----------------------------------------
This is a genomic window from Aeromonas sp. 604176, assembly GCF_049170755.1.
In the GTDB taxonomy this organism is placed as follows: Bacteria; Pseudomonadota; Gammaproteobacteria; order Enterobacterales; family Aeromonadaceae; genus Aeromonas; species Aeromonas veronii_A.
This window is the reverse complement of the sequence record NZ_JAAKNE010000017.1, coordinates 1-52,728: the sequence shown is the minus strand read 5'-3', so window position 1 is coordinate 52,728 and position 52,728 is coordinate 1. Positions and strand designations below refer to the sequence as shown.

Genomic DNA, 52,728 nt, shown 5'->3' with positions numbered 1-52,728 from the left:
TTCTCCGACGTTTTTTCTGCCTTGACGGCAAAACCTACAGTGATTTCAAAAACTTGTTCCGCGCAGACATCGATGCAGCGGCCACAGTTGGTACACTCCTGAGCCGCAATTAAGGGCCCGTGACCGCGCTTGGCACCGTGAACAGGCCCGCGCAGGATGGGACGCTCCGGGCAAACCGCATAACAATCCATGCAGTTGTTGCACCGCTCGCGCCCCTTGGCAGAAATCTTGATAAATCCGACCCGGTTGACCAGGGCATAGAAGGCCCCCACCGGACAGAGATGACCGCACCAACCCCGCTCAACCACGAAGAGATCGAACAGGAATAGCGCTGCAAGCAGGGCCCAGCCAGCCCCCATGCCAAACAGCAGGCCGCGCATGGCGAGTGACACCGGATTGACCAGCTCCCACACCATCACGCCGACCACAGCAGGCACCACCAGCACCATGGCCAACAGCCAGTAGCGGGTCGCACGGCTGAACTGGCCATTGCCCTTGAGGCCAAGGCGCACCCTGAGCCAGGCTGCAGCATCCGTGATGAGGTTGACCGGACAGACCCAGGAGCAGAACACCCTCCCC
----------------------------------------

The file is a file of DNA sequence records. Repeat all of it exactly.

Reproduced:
This is a genomic window from Aeromonas sp. 604176, assembly GCF_049170755.1.
In the GTDB taxonomy this organism is placed as follows: Bacteria; Pseudomonadota; Gammaproteobacteria; order Enterobacterales; family Aeromonadaceae; genus Aeromonas; species Aeromonas veronii_A.
This window is the reverse complement of the sequence record NZ_JAAKNE010000017.1, coordinates 1-52,728: the sequence shown is the minus strand read 5'-3', so window position 1 is coordinate 52,728 and position 52,728 is coordinate 1. Positions and strand designations below refer to the sequence as shown.

Genomic DNA, 52,728 nt, shown 5'->3' with positions numbered 1-52,728 from the left:
TTCTCCGACGTTTTTTCTGCCTTGACGGCAAAACCTACAGTGATTTCAAAAACTTGTTCCGCGCAGACATCGATGCAGCGGCCACAGTTGGTACACTCCTGAGCCGCAATTAAGGGCCCGTGACCGCGCTTGGCACCGTGAACAGGCCCGCGCAGGATGGGACGCTCCGGGCAAACCGCATAACAATCCATGCAGTTGTTGCACCGCTCGCGCCCCTTGGCAGAAATCTTGATAAATCCGACCCGGTTGACCAGGGCATAGAAGGCCCCCACCGGACAGAGATGACCGCACCAACCCCGCTCAACCACGAAGAGATCGAACAGGAATAGCGCTGCAAGCAGGGCCCAGCCAGCCCCCATGCCAAACAGCAGGCCGCGCATGGCGAGTGACACCGGATTGACCAGCTCCCACACCATCACGCCGACCACAGCAGGCACCACCAGCACCATGGCCAACAGCCAGTAGCGGGTCGCACGGCTGAACTGGCCATTGCCCTTGAGGCCAAGGCGCACCCTGAGCCAGGCTGCAGCATCCGTGATGAGGTTGACCGGACAGACCCAGGAGCAGAACACCCTCCCC